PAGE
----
US 3879874 A
A picture mounting and display system wherein a picture, particularly a photograph, is glued to a Masonite backing board and sprayed with a protective spray coat, and the composite sandwich placed into a heating table under pressure, causing the picture to be bonded to the backing board. After setting, the main subject(s) of the picture are cut out with a special double-edged band saw, the back edges beveled in a forward direction, the reference feature lines on the back outlined by grinding, the edges coated with artist oil or black paint, and the back coated. The picture article so manufactured and highlighted has a particularly attractive and creative and even life-like appearance, forming a life-like figure, and is appropriately mounted as desired for display.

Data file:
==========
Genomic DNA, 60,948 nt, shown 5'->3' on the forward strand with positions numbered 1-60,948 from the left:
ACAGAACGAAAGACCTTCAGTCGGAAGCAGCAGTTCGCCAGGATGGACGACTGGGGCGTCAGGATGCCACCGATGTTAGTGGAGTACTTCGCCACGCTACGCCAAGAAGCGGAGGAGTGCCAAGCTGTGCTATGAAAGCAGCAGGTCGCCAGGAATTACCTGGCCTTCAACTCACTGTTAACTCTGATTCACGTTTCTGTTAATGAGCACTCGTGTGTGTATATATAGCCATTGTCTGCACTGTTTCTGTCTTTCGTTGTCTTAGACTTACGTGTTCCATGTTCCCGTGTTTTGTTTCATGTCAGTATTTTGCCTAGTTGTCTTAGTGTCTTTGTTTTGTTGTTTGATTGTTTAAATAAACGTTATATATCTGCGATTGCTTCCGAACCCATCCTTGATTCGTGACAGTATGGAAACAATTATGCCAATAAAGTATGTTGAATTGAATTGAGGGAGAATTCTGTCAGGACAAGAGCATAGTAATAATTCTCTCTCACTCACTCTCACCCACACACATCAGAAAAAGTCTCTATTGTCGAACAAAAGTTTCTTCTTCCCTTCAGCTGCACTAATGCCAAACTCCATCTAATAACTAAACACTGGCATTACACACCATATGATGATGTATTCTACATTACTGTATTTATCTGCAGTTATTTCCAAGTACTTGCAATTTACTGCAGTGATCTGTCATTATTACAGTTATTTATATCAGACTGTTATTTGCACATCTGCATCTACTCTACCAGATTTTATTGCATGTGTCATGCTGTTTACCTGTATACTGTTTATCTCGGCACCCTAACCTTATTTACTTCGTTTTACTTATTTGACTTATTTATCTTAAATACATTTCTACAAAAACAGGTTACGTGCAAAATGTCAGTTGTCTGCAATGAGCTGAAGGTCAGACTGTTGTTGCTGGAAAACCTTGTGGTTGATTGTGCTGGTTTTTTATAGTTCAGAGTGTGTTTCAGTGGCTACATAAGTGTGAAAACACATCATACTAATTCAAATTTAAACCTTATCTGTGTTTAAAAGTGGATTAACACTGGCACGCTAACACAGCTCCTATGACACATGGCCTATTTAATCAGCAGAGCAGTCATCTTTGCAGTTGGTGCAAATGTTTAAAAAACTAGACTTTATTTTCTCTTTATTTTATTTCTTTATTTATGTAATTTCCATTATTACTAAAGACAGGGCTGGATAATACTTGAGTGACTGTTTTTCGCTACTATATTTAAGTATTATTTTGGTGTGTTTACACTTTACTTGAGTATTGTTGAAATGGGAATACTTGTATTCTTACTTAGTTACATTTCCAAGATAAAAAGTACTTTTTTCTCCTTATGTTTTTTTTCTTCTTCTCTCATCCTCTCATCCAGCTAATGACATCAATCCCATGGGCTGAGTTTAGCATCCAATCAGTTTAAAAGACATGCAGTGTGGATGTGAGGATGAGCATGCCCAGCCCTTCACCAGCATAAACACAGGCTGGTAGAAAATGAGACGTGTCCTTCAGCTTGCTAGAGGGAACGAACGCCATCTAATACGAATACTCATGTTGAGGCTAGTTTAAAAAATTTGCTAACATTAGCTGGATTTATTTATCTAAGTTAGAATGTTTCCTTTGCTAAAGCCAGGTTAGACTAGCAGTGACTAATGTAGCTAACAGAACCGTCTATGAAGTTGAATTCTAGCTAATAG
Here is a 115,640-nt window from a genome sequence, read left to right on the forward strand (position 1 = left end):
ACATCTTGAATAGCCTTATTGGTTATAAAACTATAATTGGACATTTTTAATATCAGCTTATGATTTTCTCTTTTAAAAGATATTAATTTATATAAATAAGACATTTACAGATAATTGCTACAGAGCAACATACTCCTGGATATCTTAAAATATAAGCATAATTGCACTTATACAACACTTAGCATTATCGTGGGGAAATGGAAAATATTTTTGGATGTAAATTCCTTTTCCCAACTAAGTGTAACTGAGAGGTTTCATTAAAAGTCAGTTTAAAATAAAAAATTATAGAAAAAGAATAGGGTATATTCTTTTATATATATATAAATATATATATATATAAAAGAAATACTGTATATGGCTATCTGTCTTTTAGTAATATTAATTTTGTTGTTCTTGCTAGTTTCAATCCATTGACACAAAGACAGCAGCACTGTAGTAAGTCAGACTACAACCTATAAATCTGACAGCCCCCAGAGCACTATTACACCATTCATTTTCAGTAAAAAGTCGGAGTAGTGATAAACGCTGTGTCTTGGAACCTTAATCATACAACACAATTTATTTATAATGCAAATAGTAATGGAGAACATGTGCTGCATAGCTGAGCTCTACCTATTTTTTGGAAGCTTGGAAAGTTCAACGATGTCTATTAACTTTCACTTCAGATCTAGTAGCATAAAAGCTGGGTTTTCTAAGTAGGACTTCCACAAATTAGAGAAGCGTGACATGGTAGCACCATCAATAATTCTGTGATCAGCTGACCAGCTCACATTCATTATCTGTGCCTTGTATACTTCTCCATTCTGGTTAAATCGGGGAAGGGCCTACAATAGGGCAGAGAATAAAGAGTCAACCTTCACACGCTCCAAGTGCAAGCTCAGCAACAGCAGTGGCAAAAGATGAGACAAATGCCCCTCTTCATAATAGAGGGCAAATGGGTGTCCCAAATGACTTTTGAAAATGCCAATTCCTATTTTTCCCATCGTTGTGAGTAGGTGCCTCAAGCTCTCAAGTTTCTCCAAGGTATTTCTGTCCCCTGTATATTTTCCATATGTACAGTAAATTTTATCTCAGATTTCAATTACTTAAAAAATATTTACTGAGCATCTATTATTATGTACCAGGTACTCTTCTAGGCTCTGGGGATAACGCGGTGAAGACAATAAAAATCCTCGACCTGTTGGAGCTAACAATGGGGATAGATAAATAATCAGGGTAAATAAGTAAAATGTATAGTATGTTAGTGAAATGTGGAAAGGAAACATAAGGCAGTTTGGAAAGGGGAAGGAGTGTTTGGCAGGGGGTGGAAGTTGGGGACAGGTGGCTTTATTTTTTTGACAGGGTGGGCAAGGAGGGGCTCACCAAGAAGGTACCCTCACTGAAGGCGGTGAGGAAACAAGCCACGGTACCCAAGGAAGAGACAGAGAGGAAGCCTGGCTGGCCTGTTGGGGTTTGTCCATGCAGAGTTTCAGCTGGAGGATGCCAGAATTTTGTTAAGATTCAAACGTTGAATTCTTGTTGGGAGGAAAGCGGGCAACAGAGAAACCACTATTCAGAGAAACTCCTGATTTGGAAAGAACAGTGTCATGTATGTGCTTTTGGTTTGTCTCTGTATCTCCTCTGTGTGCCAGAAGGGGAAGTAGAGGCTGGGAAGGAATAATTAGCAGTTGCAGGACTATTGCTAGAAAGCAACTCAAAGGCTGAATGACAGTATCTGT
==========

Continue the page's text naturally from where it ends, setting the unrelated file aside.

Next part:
Claims available in
Description (OCR text may contain errors)
[4 1 Apr. 29, 1975 United States Patent 1 1 Broussard, Sr.
[ 1 PICTURE MOUNTING AND DISPLAY SYSTEM Inventor:
Primary E.\'aminerMichell Robert W1 Assistant ExaminerWenceslao J. Contreras Attorney. Agent. or FirmPugh & Laiche  ABSTRACT A picture mounting and display system wherein a picture, particularly a photograph, is glued to a Masonite Drawer Spergan J. Broussard. Sr. C.. Gallino, La. 70354 221 Filed: May 29,1973